Eyes’ Pupils May Be Window Into Assessing Disease Stage
The response of the eyes’ pupils — the black circle in the center of the eye that allows light to enter — seems to change according to the progression of Parkinson’s disease, a recent study has found.
The results suggest that measuring the pupils’ response to stimuli could become a noninvasive way to measure disease progression.
The study, “Analysis of pupillometer results according to disease stage in patients with Parkinson’s disease,” was published in Nature: Scientific Reports.
The pupil is the hole situated in the center of the iris (the colored part of the eye) that allows light to enter the retina, a lining of tissue at the back of the eye that is sensitive to light.
The iris is a contractile structure, and expands or dilates depending on the amount of light available. In this way it regulates the amount of light by controlling the size of the pupil, functioning like a photography camera’s aperture. This movement is known as the pupil light reflex (PLR) and plays a key role in determining the eye’s image quality and response to light.
A team of researchers in South Korea looked at the PLR using a pupillometer, an instrument used to measure pupil response to light. This reflex allows one to assess the functionality of the autonomic nervous system — the part of the body that controls involuntary actions such as digestion and heartbeat — and is known to be dysfunctional in certain Parkinson’s patients.
Measuring the PLR is noninvasive and helps researchers determine the balance of the parasympathetic and sympathetic systems, two opposite parts of the body’s autonomic nervous system.
The sympathetic system activates several bodily functions when an imminent threat or major stressor is perceived, while the parasympathetic system works to calm the body afterward. Measuring the balance between these two systems can be a useful test for patients with neurological disorders.
In this study, patients with Parkinson’s were divided into early or late stages based on the Hoehn and Yahr scale (HY scale). Among the 132 patients, 100 were early stage (HY stages 1–2) and 32 were late stage (HY stages 3–5). After matching both groups for age and sex (to compensate for the effect of age on pupil light reflex), only 64 patients remained in the early stage group.
Those with late stage disease had longer disease duration and higher levodopa equivalent daily doses, meaning they were on higher doses of medications to treat their disease.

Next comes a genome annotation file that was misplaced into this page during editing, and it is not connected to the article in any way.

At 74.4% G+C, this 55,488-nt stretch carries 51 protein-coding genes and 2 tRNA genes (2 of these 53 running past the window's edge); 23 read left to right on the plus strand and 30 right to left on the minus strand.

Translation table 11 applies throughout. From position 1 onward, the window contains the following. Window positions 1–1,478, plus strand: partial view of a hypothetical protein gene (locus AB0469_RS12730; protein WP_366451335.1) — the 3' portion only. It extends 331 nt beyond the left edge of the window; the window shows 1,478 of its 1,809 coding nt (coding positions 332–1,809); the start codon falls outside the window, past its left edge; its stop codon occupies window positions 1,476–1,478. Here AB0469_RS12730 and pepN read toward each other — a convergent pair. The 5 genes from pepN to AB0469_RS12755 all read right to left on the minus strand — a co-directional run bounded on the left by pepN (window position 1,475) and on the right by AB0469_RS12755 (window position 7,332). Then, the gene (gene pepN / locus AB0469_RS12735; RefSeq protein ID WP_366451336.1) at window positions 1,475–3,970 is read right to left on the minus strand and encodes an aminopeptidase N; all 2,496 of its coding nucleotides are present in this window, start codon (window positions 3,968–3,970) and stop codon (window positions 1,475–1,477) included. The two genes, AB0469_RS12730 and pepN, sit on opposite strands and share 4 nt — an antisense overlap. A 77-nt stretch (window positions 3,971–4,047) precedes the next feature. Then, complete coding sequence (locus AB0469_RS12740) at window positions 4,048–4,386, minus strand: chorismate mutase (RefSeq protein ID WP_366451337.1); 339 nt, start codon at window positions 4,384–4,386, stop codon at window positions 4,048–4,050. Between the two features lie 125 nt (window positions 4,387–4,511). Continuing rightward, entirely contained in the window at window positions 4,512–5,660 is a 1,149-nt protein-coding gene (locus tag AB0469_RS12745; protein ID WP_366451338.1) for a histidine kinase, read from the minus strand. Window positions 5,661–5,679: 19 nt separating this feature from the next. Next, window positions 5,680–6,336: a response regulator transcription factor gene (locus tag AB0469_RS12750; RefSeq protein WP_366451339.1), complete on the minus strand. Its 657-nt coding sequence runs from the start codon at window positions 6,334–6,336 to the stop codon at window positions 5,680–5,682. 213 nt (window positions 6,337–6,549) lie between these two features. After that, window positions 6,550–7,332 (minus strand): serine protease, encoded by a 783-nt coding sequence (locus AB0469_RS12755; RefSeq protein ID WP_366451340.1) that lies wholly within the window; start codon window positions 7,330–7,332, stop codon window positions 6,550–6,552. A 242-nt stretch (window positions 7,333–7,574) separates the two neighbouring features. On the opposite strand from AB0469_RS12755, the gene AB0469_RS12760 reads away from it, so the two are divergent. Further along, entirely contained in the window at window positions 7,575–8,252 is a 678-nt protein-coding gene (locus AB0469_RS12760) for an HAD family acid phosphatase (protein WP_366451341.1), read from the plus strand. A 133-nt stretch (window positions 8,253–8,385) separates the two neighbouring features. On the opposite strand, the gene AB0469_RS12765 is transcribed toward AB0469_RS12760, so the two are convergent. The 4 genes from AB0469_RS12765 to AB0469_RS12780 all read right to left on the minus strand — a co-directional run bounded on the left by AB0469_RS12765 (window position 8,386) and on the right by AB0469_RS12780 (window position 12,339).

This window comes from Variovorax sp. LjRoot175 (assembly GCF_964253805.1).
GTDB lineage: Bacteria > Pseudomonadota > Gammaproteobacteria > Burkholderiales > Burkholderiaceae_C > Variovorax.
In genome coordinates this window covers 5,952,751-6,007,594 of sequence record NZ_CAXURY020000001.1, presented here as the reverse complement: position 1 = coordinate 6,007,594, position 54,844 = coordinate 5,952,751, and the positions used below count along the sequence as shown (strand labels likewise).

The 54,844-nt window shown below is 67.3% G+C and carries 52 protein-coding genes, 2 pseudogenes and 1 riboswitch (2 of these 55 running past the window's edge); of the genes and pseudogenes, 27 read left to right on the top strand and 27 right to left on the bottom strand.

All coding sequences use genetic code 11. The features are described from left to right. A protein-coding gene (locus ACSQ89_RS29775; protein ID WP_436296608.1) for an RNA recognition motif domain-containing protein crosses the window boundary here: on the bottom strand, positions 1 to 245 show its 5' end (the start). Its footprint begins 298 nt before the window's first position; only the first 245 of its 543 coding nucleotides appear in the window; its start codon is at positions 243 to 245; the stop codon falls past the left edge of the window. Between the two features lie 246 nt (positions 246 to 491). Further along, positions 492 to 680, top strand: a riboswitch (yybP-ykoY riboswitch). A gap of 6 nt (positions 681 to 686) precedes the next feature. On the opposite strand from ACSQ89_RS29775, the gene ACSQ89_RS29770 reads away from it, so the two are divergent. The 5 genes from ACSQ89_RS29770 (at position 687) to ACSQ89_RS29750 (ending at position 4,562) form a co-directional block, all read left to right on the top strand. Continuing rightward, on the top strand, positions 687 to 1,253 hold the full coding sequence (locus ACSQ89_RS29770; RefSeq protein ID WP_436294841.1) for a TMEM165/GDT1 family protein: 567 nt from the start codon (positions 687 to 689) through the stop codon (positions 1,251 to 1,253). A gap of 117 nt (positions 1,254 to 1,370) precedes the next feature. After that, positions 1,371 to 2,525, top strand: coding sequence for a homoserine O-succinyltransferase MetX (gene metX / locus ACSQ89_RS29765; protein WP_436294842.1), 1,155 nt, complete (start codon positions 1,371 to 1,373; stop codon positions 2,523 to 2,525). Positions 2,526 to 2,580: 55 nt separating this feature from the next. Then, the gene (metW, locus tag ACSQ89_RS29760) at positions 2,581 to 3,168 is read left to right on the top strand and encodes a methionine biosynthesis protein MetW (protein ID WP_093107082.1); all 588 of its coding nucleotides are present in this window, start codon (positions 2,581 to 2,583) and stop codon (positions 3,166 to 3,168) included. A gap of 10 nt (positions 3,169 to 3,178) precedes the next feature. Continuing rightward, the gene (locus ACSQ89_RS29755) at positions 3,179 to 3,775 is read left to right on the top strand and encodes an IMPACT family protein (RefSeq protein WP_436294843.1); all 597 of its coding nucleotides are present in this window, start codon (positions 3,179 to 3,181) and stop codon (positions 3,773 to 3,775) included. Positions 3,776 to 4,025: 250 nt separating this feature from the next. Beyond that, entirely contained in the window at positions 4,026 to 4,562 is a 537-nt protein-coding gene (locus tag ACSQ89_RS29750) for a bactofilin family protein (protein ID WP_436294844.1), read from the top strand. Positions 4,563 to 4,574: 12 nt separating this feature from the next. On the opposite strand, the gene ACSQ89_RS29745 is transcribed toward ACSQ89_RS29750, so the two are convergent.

The study found there was a significant difference between the two groups in terms of pupil constriction velocity (the speed at which the pupil contracts when exposed to light) and maximum constriction velocity, which were significantly slower in the late-stage group.
“Constriction velocity and maximum constriction velocity are parameters involving the parasympathetic system, and changes in these parameters suggest that in patients with PD [Parkinson’s disease], the abnormalities of the PLR are mainly caused by parasympathetic autonomic dysfunction,” the researchers wrote.
There was not a significant difference in the two groups when it came to pupil dilation velocity (how quickly the pupil dilates when light is removed), baseline pupil size, minimum pupil diameter, and constriction latency, the delay in pupil constriction following light stimulation — all parameters that involve the sympathetic system.
The researchers noted that pupillary dilation response may have not been affected because the medications that the patients were taking may have affected the sympathetic nervous system, and thus offset the progression of the disease on dilation response.
“[T]he parameters measured by pupillometry changed according to the motor progression of PD,” the researchers wrote, adding that “pupillary parasympathetic dysfunction progresses with the progression of PD. In contrast, the factors related to sympathetic dysfunction did not change much, implying that pupillary sympathetic dysfunction advances relatively slowly even [in] PD advanced.”
The authors thus suggest the progression of Parkinson’s disease could be identified measuring pupil constriction velocity.